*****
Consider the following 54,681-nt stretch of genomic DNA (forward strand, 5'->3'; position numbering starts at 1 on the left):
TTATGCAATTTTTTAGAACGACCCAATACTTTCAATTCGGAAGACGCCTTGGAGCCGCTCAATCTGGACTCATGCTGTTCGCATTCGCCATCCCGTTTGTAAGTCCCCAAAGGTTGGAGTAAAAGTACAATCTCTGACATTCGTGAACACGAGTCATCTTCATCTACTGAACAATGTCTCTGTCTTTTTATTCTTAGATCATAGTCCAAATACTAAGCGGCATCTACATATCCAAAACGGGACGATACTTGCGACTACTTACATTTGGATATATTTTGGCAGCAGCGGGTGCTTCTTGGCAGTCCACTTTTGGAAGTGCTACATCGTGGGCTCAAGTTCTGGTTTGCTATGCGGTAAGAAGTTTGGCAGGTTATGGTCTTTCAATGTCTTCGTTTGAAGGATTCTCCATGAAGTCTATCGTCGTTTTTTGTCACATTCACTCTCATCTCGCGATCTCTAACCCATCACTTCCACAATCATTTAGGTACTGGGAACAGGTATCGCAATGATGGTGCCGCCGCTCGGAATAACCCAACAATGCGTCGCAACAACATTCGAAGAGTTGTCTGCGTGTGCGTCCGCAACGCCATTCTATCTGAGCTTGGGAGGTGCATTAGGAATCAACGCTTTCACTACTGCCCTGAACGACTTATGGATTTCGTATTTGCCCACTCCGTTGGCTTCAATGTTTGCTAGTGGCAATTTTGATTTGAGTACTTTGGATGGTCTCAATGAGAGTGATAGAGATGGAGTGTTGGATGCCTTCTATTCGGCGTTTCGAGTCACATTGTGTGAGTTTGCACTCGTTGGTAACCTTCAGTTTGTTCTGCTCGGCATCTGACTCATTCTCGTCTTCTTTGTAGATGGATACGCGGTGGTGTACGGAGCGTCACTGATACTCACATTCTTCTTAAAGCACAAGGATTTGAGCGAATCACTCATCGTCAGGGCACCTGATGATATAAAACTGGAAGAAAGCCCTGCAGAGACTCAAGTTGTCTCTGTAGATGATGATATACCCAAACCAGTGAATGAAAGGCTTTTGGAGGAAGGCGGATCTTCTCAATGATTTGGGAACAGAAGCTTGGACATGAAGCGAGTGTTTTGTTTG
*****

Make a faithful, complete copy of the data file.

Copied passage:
Consider the following 54,681-nt stretch of genomic DNA (forward strand, 5'->3'; position numbering starts at 1 on the left):
TTATGCAATTTTTTAGAACGACCCAATACTTTCAATTCGGAAGACGCCTTGGAGCCGCTCAATCTGGACTCATGCTGTTCGCATTCGCCATCCCGTTTGTAAGTCCCCAAAGGTTGGAGTAAAAGTACAATCTCTGACATTCGTGAACACGAGTCATCTTCATCTACTGAACAATGTCTCTGTCTTTTTATTCTTAGATCATAGTCCAAATACTAAGCGGCATCTACATATCCAAAACGGGACGATACTTGCGACTACTTACATTTGGATATATTTTGGCAGCAGCGGGTGCTTCTTGGCAGTCCACTTTTGGAAGTGCTACATCGTGGGCTCAAGTTCTGGTTTGCTATGCGGTAAGAAGTTTGGCAGGTTATGGTCTTTCAATGTCTTCGTTTGAAGGATTCTCCATGAAGTCTATCGTCGTTTTTTGTCACATTCACTCTCATCTCGCGATCTCTAACCCATCACTTCCACAATCATTTAGGTACTGGGAACAGGTATCGCAATGATGGTGCCGCCGCTCGGAATAACCCAACAATGCGTCGCAACAACATTCGAAGAGTTGTCTGCGTGTGCGTCCGCAACGCCATTCTATCTGAGCTTGGGAGGTGCATTAGGAATCAACGCTTTCACTACTGCCCTGAACGACTTATGGATTTCGTATTTGCCCACTCCGTTGGCTTCAATGTTTGCTAGTGGCAATTTTGATTTGAGTACTTTGGATGGTCTCAATGAGAGTGATAGAGATGGAGTGTTGGATGCCTTCTATTCGGCGTTTCGAGTCACATTGTGTGAGTTTGCACTCGTTGGTAACCTTCAGTTTGTTCTGCTCGGCATCTGACTCATTCTCGTCTTCTTTGTAGATGGATACGCGGTGGTGTACGGAGCGTCACTGATACTCACATTCTTCTTAAAGCACAAGGATTTGAGCGAATCACTCATCGTCAGGGCACCTGATGATATAAAACTGGAAGAAAGCCCTGCAGAGACTCAAGTTGTCTCTGTAGATGATGATATACCCAAACCAGTGAATGAAAGGCTTTTGGAGGAAGGCGGATCTTCTCAATGATTTGGGAACAGAAGCTTGGACATGAAGCGAGTGTTTTGTTTG